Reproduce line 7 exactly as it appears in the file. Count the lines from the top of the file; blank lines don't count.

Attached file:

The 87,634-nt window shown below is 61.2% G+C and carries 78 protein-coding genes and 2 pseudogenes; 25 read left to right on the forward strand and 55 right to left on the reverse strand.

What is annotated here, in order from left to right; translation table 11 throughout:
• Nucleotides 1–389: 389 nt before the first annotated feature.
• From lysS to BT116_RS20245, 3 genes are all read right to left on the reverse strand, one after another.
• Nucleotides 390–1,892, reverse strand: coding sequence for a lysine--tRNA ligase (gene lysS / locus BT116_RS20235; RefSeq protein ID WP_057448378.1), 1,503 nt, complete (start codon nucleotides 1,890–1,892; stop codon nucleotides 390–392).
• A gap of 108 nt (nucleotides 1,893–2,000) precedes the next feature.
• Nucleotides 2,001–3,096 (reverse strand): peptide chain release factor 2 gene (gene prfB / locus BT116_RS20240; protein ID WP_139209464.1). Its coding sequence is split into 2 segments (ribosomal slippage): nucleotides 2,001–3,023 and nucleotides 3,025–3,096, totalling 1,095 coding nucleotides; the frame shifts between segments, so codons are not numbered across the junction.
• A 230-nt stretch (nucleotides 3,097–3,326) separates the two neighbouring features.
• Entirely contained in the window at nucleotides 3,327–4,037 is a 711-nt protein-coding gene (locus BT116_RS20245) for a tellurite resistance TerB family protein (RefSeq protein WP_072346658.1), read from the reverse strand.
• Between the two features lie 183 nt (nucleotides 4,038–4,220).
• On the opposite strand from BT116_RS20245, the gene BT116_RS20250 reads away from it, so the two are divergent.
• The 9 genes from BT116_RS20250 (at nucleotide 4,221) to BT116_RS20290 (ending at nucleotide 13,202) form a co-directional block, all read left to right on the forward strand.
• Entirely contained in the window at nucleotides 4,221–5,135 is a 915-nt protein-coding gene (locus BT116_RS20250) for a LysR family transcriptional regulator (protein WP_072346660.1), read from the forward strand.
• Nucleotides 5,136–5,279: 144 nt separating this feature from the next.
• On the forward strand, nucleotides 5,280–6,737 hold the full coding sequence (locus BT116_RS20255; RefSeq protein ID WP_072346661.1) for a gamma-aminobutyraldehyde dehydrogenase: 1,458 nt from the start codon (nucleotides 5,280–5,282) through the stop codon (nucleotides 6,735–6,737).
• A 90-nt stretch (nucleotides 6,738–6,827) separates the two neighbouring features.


• Nucleotides 2,001–3,096 (reverse strand): peptide chain release factor 2 gene (gene prfB / locus BT116_RS20240; protein ID WP_139209464.1). Its coding sequence is split into 2 segments (ribosomal slippage): nucleotides 2,001–3,023 and nucleotides 3,025–3,096, totalling 1,095 coding nucleotides; the frame shifts between segments, so codons are not numbered across the junction.